Buy the Lee shotshell loader below, and you're good to go. Of note is that the below link is from the actual Lee site, and can probably be found for a lower price elsewhere.

    http://leeprecision.com/shot-shell-reloading/shot-shell-reloading-press/

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    1. Do they make rifle sites on single shots? I can't hit spit with shotgun sites. Even in heavy7 woods ( back when I was living there )

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    2. Some shotguns have interchangeable barrels James, and you can get a rifled, or non-rifled slug barrel with sights. Or you can mount a scope on the receiver. The single shots don't usually come with such options for the barrels though. My Stevens though, has the traditional front bead, as well as a small grove at the rear to line up with, so it gets you in the ballpark.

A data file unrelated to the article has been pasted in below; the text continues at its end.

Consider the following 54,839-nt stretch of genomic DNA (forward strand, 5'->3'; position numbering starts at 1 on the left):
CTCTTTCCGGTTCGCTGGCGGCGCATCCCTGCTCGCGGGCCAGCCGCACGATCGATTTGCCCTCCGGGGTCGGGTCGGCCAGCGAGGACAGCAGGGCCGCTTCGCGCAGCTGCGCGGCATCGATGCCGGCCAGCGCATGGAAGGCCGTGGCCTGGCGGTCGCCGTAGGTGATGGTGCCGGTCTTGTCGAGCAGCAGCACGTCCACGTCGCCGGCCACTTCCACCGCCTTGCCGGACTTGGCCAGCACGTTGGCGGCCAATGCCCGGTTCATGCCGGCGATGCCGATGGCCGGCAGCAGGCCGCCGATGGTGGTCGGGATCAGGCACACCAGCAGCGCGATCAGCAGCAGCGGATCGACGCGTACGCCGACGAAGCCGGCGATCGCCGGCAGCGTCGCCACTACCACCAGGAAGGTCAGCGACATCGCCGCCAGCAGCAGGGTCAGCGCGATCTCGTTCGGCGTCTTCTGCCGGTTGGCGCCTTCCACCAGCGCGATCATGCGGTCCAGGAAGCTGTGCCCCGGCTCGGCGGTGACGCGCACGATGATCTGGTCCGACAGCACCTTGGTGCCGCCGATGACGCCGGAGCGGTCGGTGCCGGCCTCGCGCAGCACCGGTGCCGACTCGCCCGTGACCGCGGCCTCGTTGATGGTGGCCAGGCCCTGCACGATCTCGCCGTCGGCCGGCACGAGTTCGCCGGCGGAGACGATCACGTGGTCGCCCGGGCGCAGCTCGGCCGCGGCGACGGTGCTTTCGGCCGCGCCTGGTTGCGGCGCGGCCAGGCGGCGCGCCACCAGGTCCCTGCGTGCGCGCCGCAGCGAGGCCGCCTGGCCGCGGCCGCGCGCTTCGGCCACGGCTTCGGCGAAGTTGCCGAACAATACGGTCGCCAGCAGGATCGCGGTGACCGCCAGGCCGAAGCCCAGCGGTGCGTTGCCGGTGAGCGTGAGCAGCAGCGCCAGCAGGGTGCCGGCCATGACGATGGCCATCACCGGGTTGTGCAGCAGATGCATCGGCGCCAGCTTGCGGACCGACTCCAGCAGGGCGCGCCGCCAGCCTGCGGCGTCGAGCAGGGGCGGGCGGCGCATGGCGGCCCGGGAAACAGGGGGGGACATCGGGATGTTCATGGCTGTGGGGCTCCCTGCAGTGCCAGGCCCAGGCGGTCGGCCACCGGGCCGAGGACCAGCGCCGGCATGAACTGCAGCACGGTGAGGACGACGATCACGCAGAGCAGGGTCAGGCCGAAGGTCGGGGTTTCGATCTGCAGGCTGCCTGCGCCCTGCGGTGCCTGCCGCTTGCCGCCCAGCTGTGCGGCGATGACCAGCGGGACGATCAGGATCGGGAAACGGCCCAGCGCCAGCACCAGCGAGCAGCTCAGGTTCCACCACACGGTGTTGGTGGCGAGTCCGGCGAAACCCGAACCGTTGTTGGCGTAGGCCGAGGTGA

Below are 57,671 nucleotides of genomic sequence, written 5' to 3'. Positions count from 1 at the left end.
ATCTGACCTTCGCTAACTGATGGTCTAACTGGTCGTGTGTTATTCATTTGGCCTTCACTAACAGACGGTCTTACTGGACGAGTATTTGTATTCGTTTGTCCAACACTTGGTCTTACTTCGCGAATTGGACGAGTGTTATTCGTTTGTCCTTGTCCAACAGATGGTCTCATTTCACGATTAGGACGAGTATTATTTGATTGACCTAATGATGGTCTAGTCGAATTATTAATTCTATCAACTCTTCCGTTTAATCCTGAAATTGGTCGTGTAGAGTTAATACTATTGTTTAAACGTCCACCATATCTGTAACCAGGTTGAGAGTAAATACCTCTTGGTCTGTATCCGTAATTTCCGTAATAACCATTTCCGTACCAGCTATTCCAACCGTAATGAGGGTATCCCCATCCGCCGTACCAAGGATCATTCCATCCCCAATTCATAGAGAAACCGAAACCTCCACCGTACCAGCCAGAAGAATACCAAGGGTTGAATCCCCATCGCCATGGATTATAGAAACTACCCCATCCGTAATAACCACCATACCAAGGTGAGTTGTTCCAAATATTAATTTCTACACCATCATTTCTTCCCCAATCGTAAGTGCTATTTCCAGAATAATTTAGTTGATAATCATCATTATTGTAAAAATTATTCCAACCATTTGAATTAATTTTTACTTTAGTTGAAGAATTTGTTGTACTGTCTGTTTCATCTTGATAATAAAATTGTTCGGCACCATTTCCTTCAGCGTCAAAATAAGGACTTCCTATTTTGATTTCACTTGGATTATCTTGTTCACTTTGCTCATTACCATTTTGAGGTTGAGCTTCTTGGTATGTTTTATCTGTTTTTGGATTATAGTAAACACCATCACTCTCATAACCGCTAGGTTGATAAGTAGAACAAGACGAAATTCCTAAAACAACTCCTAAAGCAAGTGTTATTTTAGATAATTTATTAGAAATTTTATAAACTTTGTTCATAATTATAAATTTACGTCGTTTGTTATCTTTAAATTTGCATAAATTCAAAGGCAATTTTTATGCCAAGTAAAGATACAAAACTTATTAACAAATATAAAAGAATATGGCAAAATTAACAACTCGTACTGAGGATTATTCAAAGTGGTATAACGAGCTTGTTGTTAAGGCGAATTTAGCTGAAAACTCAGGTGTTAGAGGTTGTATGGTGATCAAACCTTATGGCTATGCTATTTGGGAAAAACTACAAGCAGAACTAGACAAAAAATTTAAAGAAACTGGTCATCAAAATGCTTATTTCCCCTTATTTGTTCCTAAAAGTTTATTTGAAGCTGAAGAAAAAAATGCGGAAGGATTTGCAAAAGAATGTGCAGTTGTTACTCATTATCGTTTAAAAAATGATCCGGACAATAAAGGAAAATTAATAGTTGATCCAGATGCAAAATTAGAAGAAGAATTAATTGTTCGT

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    3. You can sight a single-shot NEF rifle/shotgun with peeps or a fancy scope. A Mossberg 500 shotgun can mount rings and a scope, or a rail for whatever.

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    4. I do believe that NEF does sell a rifle sighted single shot shotgun, the Tracker II.

      http://www.hr1871.com/Firearms/Shotguns/tracker2.asp

      The key for shooting with SOME accuracy with the standard shotgun bead is maintaining a consistent hold. The top edge of bead should be right below your target. Barrel regulation will likely by off, but at least, you have a consistent point to aim with. I have a NEF Tamer 20 gauge and within 50 yards, it is slug gun accurate with the front bead. Just saying.

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    5. When ammo was going price crazy, I liked the shotgun. I do worry over the ammo storage long term.